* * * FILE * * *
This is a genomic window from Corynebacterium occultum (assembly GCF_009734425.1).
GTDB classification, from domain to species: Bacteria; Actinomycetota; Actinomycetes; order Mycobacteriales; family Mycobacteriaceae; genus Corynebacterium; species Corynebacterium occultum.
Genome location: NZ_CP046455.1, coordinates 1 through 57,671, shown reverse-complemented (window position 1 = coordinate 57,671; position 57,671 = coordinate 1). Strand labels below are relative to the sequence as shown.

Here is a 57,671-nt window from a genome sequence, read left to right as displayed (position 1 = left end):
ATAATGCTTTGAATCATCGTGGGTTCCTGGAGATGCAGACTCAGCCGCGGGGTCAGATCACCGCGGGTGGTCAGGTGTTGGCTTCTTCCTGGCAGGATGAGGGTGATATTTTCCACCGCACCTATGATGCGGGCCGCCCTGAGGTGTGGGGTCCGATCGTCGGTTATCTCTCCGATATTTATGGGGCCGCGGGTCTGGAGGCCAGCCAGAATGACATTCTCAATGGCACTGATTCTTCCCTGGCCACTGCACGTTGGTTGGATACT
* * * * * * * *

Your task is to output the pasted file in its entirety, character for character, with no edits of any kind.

This is a genomic window from Corynebacterium occultum (assembly GCF_009734425.1).
GTDB classification, from domain to species: Bacteria; Actinomycetota; Actinomycetes; order Mycobacteriales; family Mycobacteriaceae; genus Corynebacterium; species Corynebacterium occultum.
Genome location: NZ_CP046455.1, coordinates 1 through 57,671, shown reverse-complemented (window position 1 = coordinate 57,671; position 57,671 = coordinate 1). Strand labels below are relative to the sequence as shown.

Here is a 57,671-nt window from a genome sequence, read left to right as displayed (position 1 = left end):
ATAATGCTTTGAATCATCGTGGGTTCCTGGAGATGCAGACTCAGCCGCGGGGTCAGATCACCGCGGGTGGTCAGGTGTTGGCTTCTTCCTGGCAGGATGAGGGTGATATTTTCCACCGCACCTATGATGCGGGCCGCCCTGAGGTGTGGGGTCCGATCGTCGGTTATCTCTCCGATATTTATGGGGCCGCGGGTCTGGAGGCCAGCCAGAATGACATTCTCAATGGCACTGATTCTTCCCTGGCCACTGCACGTTGGTTGGATACT